Animated Sprites with CSS3 Transitions

Animated Sprites with CSS3 TransitionsI don’t think I’ve seen this specific method used yet, but it seems like one of those super obvious techniques. This technique is not really anything new, it just combines two concepts that most CSS developers should be fairly well familiar with by now.

CSS sprites are a method for creating complex rollovers without using JavaScript.

CSS3 animations (or more accurately, CSS3 transitions) is a new feature that has been added to some newer browsers, most notably WebKit-based browsers like Chrome and Safari. Like sprites, CSS3 animations don’t require JavaScript.

Combining the two methods, we can create a simple animated rollover effect with endless possibilities. Check out the demo page using the button below to see four somewhat silly examples that I created. The examples are not necessarily the most attractive or practical, but they’re just some over-the-top examples to demonstrate what’s possible when you combine these two CSS techniques.

You’ll notice that the fourth example (the one that says “insert disc here”) is using an inline image with a background that animates on the anchor that wraps it. This gives the animation some depth because it looks like the disc is being inserted into the overlaid image.

In the examples on the demo page, I’m using transparent PNGs taken from the Isloo icon set created by Asher Abbasi for Iconfinder. So, for a browser like IE6 that doesn’t support transparent PNGs, you’d have to use a PNG hack or else use JPEGs or GIFs to ensure the degraded sprite looks correct.

Benefits to Using this Method

The first obvious benefit is that the effect does not require any JavaScript. Another benefit is that nonsupporting browsers will degrade the effect gracefully and they will just display a normal CSS sprite rollover effect, without the animation. This is great, because none of the graphics will be missing (although most of the effect will be lost).

Some Drawbacks

This method has the usual maintenance and image creation issues that are associated with CSS sprites, while also providing a limited experience in nonsupporting browsers. Also, the sudden appearance of the sprite background on nonsupporting browsers is not as visually effective as the animated version. I suppose you could integrate a JavaScript solution for the other browsers, but that would probably create more work than it’s worth.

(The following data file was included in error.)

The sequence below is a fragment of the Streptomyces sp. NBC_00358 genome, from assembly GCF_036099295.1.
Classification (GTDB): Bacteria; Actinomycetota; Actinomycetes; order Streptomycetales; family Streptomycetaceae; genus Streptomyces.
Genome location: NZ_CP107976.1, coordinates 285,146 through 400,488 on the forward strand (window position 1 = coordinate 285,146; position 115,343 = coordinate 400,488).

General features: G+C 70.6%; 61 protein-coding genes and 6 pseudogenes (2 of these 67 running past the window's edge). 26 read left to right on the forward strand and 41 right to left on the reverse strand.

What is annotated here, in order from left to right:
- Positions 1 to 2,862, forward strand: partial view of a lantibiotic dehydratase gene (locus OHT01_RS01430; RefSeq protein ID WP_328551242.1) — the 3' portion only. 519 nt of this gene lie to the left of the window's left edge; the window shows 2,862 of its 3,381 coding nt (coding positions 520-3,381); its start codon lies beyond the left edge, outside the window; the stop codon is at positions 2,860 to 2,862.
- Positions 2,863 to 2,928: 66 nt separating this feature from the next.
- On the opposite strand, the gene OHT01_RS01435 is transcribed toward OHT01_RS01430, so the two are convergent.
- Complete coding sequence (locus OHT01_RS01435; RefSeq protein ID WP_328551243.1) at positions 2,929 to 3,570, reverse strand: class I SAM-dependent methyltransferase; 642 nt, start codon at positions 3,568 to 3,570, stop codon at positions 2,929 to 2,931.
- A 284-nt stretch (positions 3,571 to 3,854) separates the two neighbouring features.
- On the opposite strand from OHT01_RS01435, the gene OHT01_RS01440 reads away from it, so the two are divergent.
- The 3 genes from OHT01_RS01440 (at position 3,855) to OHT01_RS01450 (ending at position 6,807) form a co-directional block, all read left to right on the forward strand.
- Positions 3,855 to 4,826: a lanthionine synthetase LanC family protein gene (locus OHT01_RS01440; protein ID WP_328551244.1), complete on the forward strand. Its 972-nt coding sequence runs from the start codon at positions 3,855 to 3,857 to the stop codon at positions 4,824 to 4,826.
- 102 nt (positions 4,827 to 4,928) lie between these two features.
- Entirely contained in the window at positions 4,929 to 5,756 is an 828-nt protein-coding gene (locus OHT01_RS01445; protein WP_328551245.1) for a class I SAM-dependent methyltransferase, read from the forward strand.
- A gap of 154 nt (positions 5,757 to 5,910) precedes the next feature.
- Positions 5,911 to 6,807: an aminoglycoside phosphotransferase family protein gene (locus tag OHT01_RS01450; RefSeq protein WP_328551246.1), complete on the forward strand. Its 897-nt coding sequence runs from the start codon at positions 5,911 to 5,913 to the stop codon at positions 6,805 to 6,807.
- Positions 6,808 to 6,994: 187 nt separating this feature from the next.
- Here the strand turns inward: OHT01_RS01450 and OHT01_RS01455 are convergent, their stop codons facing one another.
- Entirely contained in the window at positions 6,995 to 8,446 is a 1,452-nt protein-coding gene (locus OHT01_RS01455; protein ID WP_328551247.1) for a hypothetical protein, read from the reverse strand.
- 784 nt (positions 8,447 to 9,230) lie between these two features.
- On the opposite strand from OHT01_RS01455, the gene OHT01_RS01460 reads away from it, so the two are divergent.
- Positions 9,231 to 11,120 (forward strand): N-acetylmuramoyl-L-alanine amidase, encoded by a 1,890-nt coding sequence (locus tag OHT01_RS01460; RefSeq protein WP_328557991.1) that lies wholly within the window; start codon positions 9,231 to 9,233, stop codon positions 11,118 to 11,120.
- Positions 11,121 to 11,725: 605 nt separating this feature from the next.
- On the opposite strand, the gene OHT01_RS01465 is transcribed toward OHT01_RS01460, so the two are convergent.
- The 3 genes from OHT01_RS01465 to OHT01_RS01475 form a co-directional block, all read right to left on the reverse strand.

I’m not providing any code to show you in this article, because the CSS is pretty standard: Your usual run-of-the-mill CSS sprite code, along with the required proprietary CSS3 transition code to get the animation working in supporting browsers. From what I can tell, it works in Chrome and Safari. Firefox 3.7 is supposed to have CSS3 transitions, so anyone with an alpha version installed can test it out. Opera evidently supports CSS3 transitions, but it doesn’t seem to work on backgrounds. If anyone knows how to fix it for Opera, please let me know.

As mentioned, I’m sure the possibilities for creating some unique CSS-only animations are endless, especially when you factor in transparent PNGs, z-index, fixed backgrounds, and other CSS techniques. Feel free to comment and offer any feedback or other ideas that can be executed using this method.

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21 Responses

  1. mazy:

    What is the difference between CSS Sprites and CSS3 Transitions?

    I think we can get the same result from sprites technique.

    • In order to see the difference, you need to view the demo in a WebKit browser like Chrome or Safari. In those browsers, you’ll see animation, but in Firefox 3.6 and IE, you’ll only see a regular css sprite rollover.

      The key here is that we can have animation without the use of JavaScript, which is not possible with sprites alone.

    • It’s true, you have to use a browser that supports CSS3 transitions, like Safari.